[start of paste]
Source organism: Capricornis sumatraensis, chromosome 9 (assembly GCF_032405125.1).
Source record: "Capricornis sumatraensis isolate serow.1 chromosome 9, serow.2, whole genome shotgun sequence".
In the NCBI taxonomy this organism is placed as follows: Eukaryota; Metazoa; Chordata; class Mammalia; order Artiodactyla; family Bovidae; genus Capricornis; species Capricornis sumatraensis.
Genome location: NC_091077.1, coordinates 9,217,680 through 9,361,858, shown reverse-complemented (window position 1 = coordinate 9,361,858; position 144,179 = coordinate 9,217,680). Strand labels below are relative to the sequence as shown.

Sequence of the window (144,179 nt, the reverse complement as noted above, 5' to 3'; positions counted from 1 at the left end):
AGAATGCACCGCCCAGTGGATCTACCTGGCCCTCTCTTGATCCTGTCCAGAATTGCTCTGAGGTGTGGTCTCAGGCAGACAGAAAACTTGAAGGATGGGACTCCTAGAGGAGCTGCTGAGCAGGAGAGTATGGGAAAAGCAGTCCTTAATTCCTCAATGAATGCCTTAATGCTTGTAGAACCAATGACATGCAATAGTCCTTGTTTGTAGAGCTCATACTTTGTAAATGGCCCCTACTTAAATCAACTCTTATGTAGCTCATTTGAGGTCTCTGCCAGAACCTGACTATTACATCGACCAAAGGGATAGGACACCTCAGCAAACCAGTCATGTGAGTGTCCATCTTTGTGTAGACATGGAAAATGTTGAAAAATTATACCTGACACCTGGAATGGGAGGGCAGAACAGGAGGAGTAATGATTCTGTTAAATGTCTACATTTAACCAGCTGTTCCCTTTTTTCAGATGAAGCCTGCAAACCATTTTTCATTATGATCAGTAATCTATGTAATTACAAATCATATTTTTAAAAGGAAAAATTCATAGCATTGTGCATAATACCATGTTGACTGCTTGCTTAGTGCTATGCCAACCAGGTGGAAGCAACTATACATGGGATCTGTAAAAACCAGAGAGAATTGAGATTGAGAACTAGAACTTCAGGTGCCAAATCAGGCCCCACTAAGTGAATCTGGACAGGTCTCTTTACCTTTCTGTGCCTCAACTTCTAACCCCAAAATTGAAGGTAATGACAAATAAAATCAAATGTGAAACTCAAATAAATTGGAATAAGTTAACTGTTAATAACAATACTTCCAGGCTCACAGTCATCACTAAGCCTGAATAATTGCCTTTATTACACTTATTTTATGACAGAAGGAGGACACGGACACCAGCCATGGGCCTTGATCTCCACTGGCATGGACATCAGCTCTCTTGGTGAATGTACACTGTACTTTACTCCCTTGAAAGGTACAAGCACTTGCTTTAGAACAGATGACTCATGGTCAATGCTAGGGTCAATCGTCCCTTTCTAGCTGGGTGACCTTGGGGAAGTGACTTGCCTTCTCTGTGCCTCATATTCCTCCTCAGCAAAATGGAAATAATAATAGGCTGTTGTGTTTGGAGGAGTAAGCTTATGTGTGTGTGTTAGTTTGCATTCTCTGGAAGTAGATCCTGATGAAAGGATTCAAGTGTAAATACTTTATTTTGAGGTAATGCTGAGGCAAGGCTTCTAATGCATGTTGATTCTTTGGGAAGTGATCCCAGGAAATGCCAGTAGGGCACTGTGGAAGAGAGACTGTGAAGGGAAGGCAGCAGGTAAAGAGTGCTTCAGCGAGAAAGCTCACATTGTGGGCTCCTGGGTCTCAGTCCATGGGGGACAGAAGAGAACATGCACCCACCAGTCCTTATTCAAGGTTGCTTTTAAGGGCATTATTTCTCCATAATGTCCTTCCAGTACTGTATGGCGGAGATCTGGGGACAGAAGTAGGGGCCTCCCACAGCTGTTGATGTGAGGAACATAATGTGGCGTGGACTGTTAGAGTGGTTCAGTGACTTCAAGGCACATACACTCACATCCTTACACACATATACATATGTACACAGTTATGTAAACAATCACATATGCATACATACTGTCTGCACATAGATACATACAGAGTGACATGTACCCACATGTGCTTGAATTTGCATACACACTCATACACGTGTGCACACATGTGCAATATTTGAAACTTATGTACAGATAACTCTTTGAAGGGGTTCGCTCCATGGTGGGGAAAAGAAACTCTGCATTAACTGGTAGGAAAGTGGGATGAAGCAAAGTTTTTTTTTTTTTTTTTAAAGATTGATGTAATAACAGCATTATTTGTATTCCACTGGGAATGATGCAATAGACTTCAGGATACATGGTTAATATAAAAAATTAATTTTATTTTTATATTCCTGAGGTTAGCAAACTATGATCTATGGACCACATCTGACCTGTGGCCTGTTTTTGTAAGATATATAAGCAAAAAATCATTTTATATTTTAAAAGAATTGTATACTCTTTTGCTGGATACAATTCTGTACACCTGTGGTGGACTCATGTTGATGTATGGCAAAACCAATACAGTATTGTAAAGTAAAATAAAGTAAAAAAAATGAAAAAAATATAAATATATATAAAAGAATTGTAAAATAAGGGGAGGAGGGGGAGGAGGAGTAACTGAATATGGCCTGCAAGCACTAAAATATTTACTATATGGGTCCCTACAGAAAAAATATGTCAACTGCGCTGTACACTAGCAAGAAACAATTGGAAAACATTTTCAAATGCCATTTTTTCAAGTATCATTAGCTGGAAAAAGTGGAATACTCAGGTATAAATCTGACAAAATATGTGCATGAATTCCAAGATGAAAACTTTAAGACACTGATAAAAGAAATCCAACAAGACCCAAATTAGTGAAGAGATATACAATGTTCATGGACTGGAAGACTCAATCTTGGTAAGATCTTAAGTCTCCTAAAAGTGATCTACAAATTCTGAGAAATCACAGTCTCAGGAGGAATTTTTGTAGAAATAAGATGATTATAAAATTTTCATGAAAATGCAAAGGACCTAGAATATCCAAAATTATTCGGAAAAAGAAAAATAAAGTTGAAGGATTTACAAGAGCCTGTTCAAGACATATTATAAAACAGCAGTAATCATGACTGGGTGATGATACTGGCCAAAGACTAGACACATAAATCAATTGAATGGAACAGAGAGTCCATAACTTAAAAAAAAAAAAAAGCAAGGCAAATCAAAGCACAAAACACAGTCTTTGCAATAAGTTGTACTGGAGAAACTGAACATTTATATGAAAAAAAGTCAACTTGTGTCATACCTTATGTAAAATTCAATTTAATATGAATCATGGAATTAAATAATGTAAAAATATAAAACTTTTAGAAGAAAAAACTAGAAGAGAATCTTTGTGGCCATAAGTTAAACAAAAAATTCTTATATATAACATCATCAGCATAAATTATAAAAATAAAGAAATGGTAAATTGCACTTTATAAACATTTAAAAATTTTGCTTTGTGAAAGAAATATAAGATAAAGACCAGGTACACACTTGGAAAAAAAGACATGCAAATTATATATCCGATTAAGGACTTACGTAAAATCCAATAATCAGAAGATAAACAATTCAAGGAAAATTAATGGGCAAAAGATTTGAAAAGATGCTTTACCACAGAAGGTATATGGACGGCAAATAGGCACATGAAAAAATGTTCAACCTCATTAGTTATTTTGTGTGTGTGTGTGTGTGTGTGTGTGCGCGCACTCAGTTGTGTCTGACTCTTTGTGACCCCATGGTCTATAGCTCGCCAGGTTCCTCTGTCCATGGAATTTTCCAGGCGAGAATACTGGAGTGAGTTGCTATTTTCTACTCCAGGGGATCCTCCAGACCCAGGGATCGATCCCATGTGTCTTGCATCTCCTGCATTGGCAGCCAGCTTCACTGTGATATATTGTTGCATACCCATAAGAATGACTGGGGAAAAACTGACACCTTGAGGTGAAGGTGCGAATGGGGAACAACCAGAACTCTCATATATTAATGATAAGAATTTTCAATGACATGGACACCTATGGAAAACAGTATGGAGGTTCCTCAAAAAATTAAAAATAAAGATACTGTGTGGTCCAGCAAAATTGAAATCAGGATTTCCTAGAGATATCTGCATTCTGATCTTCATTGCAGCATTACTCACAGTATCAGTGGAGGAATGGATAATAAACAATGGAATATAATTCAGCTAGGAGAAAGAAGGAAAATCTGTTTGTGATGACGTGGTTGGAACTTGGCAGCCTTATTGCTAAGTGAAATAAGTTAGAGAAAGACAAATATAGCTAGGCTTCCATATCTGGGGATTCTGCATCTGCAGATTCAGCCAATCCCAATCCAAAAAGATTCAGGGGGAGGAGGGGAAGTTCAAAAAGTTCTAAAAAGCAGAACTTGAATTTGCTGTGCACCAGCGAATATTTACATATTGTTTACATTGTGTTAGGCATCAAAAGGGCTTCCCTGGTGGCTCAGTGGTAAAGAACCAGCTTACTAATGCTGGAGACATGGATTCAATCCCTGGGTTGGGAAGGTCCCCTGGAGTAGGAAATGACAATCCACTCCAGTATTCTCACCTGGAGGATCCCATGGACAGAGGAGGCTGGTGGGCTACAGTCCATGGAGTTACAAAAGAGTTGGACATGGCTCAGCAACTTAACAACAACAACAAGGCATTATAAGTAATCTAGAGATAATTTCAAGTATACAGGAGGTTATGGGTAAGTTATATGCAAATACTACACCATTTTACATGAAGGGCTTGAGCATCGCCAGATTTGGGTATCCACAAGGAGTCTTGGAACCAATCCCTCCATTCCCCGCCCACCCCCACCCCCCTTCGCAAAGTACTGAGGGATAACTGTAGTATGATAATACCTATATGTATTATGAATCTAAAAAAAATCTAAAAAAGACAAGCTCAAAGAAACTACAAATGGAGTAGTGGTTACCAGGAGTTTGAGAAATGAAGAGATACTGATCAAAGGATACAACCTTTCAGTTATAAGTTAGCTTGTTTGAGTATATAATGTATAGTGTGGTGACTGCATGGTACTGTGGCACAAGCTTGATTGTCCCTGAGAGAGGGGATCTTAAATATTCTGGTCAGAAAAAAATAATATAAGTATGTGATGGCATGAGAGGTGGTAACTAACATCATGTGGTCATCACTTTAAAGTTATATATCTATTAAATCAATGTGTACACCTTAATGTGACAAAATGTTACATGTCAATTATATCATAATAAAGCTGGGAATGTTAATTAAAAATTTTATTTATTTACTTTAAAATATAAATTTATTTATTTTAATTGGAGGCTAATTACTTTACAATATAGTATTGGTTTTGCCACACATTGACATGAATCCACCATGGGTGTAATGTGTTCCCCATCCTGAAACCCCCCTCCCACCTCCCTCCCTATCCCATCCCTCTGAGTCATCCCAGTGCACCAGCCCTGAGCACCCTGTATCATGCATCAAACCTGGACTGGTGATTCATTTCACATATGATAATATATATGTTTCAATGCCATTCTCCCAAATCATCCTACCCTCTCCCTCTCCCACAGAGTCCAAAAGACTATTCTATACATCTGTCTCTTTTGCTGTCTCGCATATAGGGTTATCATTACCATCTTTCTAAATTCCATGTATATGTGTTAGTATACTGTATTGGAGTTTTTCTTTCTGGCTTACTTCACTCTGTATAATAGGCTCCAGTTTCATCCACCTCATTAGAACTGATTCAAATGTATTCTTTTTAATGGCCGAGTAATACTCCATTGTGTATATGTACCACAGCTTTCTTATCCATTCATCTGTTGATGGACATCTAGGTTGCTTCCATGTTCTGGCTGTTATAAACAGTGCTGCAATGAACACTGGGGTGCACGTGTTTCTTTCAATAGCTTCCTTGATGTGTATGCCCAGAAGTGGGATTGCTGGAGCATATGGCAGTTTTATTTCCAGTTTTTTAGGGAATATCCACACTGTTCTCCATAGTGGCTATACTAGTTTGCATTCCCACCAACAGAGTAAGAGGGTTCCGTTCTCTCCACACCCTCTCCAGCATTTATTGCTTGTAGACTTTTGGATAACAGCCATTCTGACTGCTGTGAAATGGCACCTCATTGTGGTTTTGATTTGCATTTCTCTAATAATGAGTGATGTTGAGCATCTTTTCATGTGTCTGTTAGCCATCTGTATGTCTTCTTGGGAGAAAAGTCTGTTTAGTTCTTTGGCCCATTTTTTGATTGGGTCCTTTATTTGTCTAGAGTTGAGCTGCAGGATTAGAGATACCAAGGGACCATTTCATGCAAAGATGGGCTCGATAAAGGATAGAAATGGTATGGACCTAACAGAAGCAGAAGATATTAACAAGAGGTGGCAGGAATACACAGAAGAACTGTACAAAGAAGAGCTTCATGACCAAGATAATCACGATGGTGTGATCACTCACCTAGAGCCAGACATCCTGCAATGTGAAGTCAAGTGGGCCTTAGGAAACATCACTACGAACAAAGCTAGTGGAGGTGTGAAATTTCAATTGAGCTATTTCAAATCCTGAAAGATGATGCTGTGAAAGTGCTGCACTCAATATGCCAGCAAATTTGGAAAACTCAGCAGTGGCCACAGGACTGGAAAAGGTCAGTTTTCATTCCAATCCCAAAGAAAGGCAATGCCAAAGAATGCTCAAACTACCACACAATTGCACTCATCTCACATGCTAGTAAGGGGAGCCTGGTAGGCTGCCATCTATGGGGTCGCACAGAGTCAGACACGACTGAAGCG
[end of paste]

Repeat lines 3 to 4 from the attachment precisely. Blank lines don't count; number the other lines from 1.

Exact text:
In the NCBI taxonomy this organism is placed as follows: Eukaryota; Metazoa; Chordata; class Mammalia; order Artiodactyla; family Bovidae; genus Capricornis; species Capricornis sumatraensis.
Genome location: NC_091077.1, coordinates 9,217,680 through 9,361,858, shown reverse-complemented (window position 1 = coordinate 9,361,858; position 144,179 = coordinate 9,217,680). Strand labels below are relative to the sequence as shown.